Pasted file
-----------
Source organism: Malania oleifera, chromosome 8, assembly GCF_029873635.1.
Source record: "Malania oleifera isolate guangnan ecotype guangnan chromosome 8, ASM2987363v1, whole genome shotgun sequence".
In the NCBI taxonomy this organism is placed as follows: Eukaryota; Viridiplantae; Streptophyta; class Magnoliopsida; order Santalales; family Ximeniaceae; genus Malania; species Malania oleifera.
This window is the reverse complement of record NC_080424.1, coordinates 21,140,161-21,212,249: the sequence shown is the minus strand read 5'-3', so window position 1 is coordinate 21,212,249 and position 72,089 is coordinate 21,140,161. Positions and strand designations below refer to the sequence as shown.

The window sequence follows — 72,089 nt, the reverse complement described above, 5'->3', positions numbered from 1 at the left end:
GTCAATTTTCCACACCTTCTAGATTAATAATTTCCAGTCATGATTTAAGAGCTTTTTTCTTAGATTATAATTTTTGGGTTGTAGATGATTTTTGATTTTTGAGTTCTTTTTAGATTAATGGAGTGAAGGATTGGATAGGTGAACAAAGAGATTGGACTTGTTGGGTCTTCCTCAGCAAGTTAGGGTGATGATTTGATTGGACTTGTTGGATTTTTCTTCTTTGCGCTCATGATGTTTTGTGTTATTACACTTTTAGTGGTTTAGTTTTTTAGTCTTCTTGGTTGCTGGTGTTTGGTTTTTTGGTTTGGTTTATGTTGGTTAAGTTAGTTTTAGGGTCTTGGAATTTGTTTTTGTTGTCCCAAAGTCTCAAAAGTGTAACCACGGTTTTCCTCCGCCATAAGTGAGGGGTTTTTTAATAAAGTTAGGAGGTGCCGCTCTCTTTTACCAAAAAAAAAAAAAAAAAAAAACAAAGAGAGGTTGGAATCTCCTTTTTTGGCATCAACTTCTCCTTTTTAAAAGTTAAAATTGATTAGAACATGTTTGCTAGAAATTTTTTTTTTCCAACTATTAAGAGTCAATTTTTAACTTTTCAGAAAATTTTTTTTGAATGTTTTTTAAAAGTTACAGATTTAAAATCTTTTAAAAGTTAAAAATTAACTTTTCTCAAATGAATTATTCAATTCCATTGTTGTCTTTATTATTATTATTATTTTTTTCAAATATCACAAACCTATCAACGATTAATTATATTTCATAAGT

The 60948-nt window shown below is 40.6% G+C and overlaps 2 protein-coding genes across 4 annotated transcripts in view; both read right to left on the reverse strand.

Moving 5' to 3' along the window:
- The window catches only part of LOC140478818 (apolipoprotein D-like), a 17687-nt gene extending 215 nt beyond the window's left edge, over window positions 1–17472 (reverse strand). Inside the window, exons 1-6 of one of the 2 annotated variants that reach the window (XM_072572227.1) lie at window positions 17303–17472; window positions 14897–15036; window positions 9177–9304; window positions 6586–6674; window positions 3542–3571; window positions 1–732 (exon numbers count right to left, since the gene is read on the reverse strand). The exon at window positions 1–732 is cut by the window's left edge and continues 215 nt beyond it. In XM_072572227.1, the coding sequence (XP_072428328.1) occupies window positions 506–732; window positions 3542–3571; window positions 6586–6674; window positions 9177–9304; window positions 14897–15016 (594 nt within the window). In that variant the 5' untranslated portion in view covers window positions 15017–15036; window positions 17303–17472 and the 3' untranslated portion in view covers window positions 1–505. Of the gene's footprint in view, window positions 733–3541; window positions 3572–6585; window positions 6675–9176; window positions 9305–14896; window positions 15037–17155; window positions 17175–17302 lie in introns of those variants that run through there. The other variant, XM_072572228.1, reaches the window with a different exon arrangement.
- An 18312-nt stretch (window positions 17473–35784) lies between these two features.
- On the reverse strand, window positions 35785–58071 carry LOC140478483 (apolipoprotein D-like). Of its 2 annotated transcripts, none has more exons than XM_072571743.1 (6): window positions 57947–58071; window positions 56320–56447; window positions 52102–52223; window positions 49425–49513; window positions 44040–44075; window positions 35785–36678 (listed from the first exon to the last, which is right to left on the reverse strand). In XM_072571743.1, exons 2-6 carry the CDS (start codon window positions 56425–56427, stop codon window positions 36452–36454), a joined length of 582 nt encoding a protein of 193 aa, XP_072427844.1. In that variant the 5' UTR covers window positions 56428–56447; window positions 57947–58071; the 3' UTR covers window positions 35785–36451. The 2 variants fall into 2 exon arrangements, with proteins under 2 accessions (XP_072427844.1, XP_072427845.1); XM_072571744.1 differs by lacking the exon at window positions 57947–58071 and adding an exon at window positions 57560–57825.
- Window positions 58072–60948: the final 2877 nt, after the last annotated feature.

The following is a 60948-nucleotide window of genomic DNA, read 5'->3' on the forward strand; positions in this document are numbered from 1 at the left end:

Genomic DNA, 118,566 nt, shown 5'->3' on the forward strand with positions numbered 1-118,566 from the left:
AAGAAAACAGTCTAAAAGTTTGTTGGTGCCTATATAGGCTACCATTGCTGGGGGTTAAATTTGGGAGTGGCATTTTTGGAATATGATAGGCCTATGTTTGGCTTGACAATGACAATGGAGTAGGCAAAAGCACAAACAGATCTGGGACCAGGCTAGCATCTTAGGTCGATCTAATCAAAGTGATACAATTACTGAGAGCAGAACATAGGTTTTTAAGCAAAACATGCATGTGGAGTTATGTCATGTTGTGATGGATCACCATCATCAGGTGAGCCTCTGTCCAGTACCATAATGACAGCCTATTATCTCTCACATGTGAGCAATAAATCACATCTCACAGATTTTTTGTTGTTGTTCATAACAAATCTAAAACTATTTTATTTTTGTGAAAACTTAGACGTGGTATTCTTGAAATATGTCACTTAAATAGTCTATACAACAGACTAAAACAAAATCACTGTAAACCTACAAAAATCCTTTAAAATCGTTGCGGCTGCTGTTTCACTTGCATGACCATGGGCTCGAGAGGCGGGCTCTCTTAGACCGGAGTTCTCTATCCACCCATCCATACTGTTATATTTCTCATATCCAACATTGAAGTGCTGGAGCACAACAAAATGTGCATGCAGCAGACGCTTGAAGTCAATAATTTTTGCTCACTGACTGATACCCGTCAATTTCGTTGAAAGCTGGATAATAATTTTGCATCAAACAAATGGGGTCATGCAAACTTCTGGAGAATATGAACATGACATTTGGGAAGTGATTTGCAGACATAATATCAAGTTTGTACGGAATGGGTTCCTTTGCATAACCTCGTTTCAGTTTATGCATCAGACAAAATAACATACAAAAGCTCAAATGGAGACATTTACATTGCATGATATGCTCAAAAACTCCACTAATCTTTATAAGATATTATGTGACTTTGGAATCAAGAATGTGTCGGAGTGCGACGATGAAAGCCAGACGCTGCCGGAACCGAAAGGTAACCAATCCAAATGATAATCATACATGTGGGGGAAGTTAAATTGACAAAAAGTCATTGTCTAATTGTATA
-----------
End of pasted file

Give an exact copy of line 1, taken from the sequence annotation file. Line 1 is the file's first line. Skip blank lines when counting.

Source organism: Malania oleifera, chromosome 8, assembly GCF_029873635.1.